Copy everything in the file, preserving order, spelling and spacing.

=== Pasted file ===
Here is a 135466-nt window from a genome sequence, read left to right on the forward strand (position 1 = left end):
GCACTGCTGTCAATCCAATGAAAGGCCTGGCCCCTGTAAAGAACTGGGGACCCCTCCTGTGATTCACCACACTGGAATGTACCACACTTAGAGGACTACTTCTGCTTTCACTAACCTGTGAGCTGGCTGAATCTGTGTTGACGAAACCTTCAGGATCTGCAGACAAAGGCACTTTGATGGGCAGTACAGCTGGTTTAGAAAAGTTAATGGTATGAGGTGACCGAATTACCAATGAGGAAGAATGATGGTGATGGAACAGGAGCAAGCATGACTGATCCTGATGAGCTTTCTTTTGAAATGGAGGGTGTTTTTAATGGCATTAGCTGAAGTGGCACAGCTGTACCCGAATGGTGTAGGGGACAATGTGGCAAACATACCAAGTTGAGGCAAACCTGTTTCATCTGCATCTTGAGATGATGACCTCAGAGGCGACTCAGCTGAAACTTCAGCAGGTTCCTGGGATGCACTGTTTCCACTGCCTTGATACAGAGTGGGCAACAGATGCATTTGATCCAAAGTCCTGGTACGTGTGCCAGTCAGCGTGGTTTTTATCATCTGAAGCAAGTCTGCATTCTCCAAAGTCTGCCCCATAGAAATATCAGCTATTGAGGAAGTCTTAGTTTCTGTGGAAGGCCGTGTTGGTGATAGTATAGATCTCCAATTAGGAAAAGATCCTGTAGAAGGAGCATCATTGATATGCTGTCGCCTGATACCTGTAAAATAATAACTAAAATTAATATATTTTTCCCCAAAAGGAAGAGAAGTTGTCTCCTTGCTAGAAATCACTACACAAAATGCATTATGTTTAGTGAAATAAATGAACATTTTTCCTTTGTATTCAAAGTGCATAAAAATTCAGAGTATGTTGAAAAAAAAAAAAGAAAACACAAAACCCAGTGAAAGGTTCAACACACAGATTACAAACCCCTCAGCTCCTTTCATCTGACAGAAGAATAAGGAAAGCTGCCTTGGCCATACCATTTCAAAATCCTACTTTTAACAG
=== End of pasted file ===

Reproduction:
Here is a 135466-nt window from a genome sequence, read left to right on the forward strand (position 1 = left end):
GCACTGCTGTCAATCCAATGAAAGGCCTGGCCCCTGTAAAGAACTGGGGACCCCTCCTGTGATTCACCACACTGGAATGTACCACACTTAGAGGACTACTTCTGCTTTCACTAACCTGTGAGCTGGCTGAATCTGTGTTGACGAAACCTTCAGGATCTGCAGACAAAGGCACTTTGATGGGCAGTACAGCTGGTTTAGAAAAGTTAATGGTATGAGGTGACCGAATTACCAATGAGGAAGAATGATGGTGATGGAACAGGAGCAAGCATGACTGATCCTGATGAGCTTTCTTTTGAAATGGAGGGTGTTTTTAATGGCATTAGCTGAAGTGGCACAGCTGTACCCGAATGGTGTAGGGGACAATGTGGCAAACATACCAAGTTGAGGCAAACCTGTTTCATCTGCATCTTGAGATGATGACCTCAGAGGCGACTCAGCTGAAACTTCAGCAGGTTCCTGGGATGCACTGTTTCCACTGCCTTGATACAGAGTGGGCAACAGATGCATTTGATCCAAAGTCCTGGTACGTGTGCCAGTCAGCGTGGTTTTTATCATCTGAAGCAAGTCTGCATTCTCCAAAGTCTGCCCCATAGAAATATCAGCTATTGAGGAAGTCTTAGTTTCTGTGGAAGGCCGTGTTGGTGATAGTATAGATCTCCAATTAGGAAAAGATCCTGTAGAAGGAGCATCATTGATATGCTGTCGCCTGATACCTGTAAAATAATAACTAAAATTAATATATTTTTCCCCAAAAGGAAGAGAAGTTGTCTCCTTGCTAGAAATCACTACACAAAATGCATTATGTTTAGTGAAATAAATGAACATTTTTCCTTTGTATTCAAAGTGCATAAAAATTCAGAGTATGTTGAAAAAAAAAAAAGAAAACACAAAACCCAGTGAAAGGTTCAACACACAGATTACAAACCCCTCAGCTCCTTTCATCTGACAGAAGAATAAGGAAAGCTGCCTTGGCCATACCATTTCAAAATCCTACTTTTAACAG